The Frenchman’s experience in the 1977-78 Whitbread was one he would never forget – and not just because at 23, he was the youngest skipper in the race history. It was to prove quite the baptism.
On Leg 3 from Auckland to Rio de Janeiro, 33 Export rolled 140 degrees and the contents of the chart table emptied into the toilet, leaving spanners, files and screwdrivers embedded in the deck head of the galley, floorboards loose and battery boxes smashed all over the floor.
Later, on the same leg the boat broached – water surged across the deck, slamming Eric Letrosne against the life-rails with such force, it fractured his leg. He needed urgent attention but a huge swell prevented Dr Jean Louis Sabarly on Japy-Hermés from coming alongside. So the doctor famous jumped into the sea and swam to 33 Export, where he looked after his patient until the boat docked. Gabbay eventually completed the four-leg race in 133 days, finishing in 10th place.
This was Gabbay’s first of three Whitbread Round the World races. Next came the 1981-82 edition, in which he skippered Charles Heidsieck III. This began promisingly and they were leading the field up until the start of the fourth and final leg home across the Atlantic from Rio de Janeiro to Southampton. Van Rietschoten’s Flyer II needed to cross the Solent 92 hours ahead of Gabbay. In the final days, 560 miles from the Azores, Gabbay was three hours ahead, but was becalmed. Despite off-loading surplus food, water, and beer it was to no avail and they came in five days after Van Rietschoten to finish second.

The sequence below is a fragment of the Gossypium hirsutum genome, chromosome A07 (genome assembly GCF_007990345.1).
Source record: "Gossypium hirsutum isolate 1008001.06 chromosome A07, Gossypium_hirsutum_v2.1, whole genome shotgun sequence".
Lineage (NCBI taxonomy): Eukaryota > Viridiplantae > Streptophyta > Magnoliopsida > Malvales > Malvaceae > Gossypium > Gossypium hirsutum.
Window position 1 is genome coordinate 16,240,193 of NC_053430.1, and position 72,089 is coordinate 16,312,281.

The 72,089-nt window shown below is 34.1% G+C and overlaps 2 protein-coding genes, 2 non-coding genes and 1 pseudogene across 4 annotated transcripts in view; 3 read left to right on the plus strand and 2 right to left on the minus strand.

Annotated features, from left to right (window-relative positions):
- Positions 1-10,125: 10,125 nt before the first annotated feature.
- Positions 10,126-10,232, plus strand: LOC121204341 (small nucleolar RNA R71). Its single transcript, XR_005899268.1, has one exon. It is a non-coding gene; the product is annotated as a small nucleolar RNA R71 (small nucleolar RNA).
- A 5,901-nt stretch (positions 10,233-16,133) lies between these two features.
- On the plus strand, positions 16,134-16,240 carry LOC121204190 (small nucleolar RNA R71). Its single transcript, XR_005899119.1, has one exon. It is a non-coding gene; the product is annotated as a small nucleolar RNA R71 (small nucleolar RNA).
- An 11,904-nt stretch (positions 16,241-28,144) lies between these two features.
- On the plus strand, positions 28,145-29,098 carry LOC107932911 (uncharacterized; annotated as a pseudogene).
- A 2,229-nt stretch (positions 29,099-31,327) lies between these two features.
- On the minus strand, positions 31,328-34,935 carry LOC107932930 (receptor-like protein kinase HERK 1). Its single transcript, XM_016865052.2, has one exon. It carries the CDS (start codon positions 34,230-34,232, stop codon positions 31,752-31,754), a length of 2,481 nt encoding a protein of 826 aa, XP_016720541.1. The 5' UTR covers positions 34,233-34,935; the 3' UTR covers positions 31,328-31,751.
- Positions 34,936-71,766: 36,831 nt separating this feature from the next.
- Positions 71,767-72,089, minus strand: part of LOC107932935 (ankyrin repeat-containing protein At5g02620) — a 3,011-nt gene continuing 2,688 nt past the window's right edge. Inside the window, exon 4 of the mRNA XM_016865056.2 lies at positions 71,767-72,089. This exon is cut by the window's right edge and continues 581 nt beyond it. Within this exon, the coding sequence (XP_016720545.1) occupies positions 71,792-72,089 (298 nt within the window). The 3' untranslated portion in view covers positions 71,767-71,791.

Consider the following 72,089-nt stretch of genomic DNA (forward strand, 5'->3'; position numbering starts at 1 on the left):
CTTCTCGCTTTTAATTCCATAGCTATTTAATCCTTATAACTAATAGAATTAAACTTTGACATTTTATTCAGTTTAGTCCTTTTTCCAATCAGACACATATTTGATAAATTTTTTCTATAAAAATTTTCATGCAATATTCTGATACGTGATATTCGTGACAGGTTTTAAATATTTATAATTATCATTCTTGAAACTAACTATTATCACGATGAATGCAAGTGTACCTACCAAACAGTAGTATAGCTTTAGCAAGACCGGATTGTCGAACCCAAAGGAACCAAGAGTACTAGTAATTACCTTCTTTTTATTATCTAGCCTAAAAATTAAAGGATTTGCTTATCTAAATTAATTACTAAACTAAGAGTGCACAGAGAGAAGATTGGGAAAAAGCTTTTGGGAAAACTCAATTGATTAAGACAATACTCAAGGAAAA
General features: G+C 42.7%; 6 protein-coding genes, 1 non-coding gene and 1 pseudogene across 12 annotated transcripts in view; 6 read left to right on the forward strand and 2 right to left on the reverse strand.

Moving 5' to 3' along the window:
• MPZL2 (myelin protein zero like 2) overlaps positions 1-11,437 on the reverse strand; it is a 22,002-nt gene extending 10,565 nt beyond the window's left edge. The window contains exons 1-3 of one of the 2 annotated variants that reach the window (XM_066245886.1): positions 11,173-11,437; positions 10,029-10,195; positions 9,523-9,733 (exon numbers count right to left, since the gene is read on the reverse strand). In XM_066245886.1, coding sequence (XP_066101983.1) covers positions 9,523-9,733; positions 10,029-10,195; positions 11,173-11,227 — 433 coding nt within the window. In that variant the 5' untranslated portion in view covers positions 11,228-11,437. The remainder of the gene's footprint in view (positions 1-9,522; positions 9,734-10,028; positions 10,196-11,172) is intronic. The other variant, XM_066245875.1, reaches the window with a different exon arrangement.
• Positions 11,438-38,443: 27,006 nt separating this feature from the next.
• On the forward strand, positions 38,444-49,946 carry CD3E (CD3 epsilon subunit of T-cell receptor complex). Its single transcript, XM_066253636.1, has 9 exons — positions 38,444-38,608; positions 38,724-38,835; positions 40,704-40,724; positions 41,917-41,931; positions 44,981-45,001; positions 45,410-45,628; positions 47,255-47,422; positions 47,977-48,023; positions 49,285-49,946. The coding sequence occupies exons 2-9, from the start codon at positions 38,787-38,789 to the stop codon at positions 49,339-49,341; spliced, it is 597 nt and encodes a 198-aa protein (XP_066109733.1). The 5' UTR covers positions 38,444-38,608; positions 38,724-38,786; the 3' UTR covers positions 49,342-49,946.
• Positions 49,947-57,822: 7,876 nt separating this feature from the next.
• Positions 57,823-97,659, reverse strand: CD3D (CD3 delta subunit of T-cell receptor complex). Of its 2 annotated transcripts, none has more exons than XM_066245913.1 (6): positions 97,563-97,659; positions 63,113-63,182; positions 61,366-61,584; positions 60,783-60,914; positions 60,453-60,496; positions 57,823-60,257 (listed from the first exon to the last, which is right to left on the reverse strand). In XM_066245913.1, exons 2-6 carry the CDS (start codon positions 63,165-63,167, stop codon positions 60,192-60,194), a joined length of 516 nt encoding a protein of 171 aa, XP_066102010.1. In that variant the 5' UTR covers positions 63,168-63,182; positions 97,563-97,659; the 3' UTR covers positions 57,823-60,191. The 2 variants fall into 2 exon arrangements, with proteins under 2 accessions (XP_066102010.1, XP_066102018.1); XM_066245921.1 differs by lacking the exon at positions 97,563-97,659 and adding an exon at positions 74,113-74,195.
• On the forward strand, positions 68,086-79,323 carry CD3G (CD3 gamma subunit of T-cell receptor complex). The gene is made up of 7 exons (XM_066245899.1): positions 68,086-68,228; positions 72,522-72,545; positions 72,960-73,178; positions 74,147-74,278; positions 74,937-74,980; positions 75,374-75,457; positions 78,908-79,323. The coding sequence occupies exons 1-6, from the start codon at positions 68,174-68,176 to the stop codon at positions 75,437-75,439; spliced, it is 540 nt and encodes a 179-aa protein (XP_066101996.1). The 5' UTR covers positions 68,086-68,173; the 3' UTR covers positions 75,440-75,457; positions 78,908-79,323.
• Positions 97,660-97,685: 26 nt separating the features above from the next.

Gabbay’s third and final race was in 1989-90 as skipper of Charles Jourdan. They finished in 6th place overall. The following year he skippered the Maxi Yacht Safilo, winning the Transat des Alizés, and L'Open Uap but ultimately retired from international sailing.
In 1995 he became technical director of the Mistral Composite shipyard, which led to him setting up his own shipyard in 1998, Sailing Concept near Marseille, which offers refit services for exceptional yachts. In 2011 he was one of several Legends ambassadors who returned for the Volvo Ocean Race Legends Regatta.